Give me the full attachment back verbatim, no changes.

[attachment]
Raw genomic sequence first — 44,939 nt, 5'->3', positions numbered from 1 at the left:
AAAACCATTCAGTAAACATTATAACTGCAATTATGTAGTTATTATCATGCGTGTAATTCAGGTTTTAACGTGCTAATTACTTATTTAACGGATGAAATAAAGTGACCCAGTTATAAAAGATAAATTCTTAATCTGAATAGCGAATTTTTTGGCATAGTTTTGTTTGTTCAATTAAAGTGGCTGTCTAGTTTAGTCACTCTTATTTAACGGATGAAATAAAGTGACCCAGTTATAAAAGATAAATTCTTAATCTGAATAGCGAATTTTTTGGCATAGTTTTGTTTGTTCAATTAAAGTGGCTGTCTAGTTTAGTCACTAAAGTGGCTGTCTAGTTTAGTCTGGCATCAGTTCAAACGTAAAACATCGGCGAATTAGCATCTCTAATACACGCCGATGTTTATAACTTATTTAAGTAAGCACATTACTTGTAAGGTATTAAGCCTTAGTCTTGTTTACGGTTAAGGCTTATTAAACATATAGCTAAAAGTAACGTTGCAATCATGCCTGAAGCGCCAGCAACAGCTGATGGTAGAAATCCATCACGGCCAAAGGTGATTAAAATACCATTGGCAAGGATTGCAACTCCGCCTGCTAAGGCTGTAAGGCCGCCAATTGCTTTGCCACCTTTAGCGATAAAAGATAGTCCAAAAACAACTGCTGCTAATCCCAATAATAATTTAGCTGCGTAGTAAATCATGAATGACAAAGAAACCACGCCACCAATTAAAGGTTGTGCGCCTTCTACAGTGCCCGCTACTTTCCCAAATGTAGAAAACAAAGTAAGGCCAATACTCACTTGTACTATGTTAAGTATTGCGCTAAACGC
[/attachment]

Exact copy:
Raw genomic sequence first — 44,939 nt, 5'->3', positions numbered from 1 at the left:
AAAACCATTCAGTAAACATTATAACTGCAATTATGTAGTTATTATCATGCGTGTAATTCAGGTTTTAACGTGCTAATTACTTATTTAACGGATGAAATAAAGTGACCCAGTTATAAAAGATAAATTCTTAATCTGAATAGCGAATTTTTTGGCATAGTTTTGTTTGTTCAATTAAAGTGGCTGTCTAGTTTAGTCACTCTTATTTAACGGATGAAATAAAGTGACCCAGTTATAAAAGATAAATTCTTAATCTGAATAGCGAATTTTTTGGCATAGTTTTGTTTGTTCAATTAAAGTGGCTGTCTAGTTTAGTCACTAAAGTGGCTGTCTAGTTTAGTCTGGCATCAGTTCAAACGTAAAACATCGGCGAATTAGCATCTCTAATACACGCCGATGTTTATAACTTATTTAAGTAAGCACATTACTTGTAAGGTATTAAGCCTTAGTCTTGTTTACGGTTAAGGCTTATTAAACATATAGCTAAAAGTAACGTTGCAATCATGCCTGAAGCGCCAGCAACAGCTGATGGTAGAAATCCATCACGGCCAAAGGTGATTAAAATACCATTGGCAAGGATTGCAACTCCGCCTGCTAAGGCTGTAAGGCCGCCAATTGCTTTGCCACCTTTAGCGATAAAAGATAGTCCAAAAACAACTGCTGCTAATCCCAATAATAATTTAGCTGCGTAGTAAATCATGAATGACAAAGAAACCACGCCACCAATTAAAGGTTGTGCGCCTTCTACAGTGCCCGCTACTTTCCCAAATGTAGAAAACAAAGTAAGGCCAATACTCACTTGTACTATGTTAAGTATTGCGCTAAACGC